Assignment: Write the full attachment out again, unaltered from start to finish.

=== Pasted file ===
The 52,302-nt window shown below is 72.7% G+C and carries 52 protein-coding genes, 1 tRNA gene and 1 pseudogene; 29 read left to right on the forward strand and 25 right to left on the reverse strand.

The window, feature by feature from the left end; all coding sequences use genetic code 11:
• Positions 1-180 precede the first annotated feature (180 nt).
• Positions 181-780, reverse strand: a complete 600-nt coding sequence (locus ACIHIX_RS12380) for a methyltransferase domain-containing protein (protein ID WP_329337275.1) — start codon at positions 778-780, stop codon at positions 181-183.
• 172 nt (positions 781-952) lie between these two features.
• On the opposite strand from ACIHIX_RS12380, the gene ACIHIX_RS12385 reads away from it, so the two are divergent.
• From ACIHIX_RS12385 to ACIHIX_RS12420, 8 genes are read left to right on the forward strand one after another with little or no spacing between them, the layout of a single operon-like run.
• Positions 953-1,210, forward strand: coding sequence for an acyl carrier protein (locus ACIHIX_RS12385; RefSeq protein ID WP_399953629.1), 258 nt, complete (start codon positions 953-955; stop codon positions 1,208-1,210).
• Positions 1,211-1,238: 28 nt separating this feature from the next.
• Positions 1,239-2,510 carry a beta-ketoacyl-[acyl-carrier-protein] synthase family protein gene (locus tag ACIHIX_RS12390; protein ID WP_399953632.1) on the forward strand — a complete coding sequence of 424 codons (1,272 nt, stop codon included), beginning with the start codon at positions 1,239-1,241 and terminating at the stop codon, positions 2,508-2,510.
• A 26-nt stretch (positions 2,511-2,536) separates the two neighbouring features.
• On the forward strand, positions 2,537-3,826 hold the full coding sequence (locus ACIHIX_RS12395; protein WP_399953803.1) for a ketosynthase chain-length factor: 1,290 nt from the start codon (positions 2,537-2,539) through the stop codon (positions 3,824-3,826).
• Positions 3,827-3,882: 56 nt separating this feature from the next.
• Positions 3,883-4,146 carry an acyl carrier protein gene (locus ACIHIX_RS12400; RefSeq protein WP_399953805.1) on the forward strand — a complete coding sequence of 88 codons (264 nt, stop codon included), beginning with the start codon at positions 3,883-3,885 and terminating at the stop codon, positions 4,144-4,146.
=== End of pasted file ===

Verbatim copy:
The 52,302-nt window shown below is 72.7% G+C and carries 52 protein-coding genes, 1 tRNA gene and 1 pseudogene; 29 read left to right on the forward strand and 25 right to left on the reverse strand.

The window, feature by feature from the left end; all coding sequences use genetic code 11:
• Positions 1-180 precede the first annotated feature (180 nt).
• Positions 181-780, reverse strand: a complete 600-nt coding sequence (locus ACIHIX_RS12380) for a methyltransferase domain-containing protein (protein ID WP_329337275.1) — start codon at positions 778-780, stop codon at positions 181-183.
• 172 nt (positions 781-952) lie between these two features.
• On the opposite strand from ACIHIX_RS12380, the gene ACIHIX_RS12385 reads away from it, so the two are divergent.
• From ACIHIX_RS12385 to ACIHIX_RS12420, 8 genes are read left to right on the forward strand one after another with little or no spacing between them, the layout of a single operon-like run.
• Positions 953-1,210, forward strand: coding sequence for an acyl carrier protein (locus ACIHIX_RS12385; RefSeq protein ID WP_399953629.1), 258 nt, complete (start codon positions 953-955; stop codon positions 1,208-1,210).
• Positions 1,211-1,238: 28 nt separating this feature from the next.
• Positions 1,239-2,510 carry a beta-ketoacyl-[acyl-carrier-protein] synthase family protein gene (locus tag ACIHIX_RS12390; protein ID WP_399953632.1) on the forward strand — a complete coding sequence of 424 codons (1,272 nt, stop codon included), beginning with the start codon at positions 1,239-1,241 and terminating at the stop codon, positions 2,508-2,510.
• A 26-nt stretch (positions 2,511-2,536) separates the two neighbouring features.
• On the forward strand, positions 2,537-3,826 hold the full coding sequence (locus ACIHIX_RS12395; protein WP_399953803.1) for a ketosynthase chain-length factor: 1,290 nt from the start codon (positions 2,537-2,539) through the stop codon (positions 3,824-3,826).
• Positions 3,827-3,882: 56 nt separating this feature from the next.
• Positions 3,883-4,146 carry an acyl carrier protein gene (locus ACIHIX_RS12400; RefSeq protein WP_399953805.1) on the forward strand — a complete coding sequence of 88 codons (264 nt, stop codon included), beginning with the start codon at positions 3,883-3,885 and terminating at the stop codon, positions 4,144-4,146.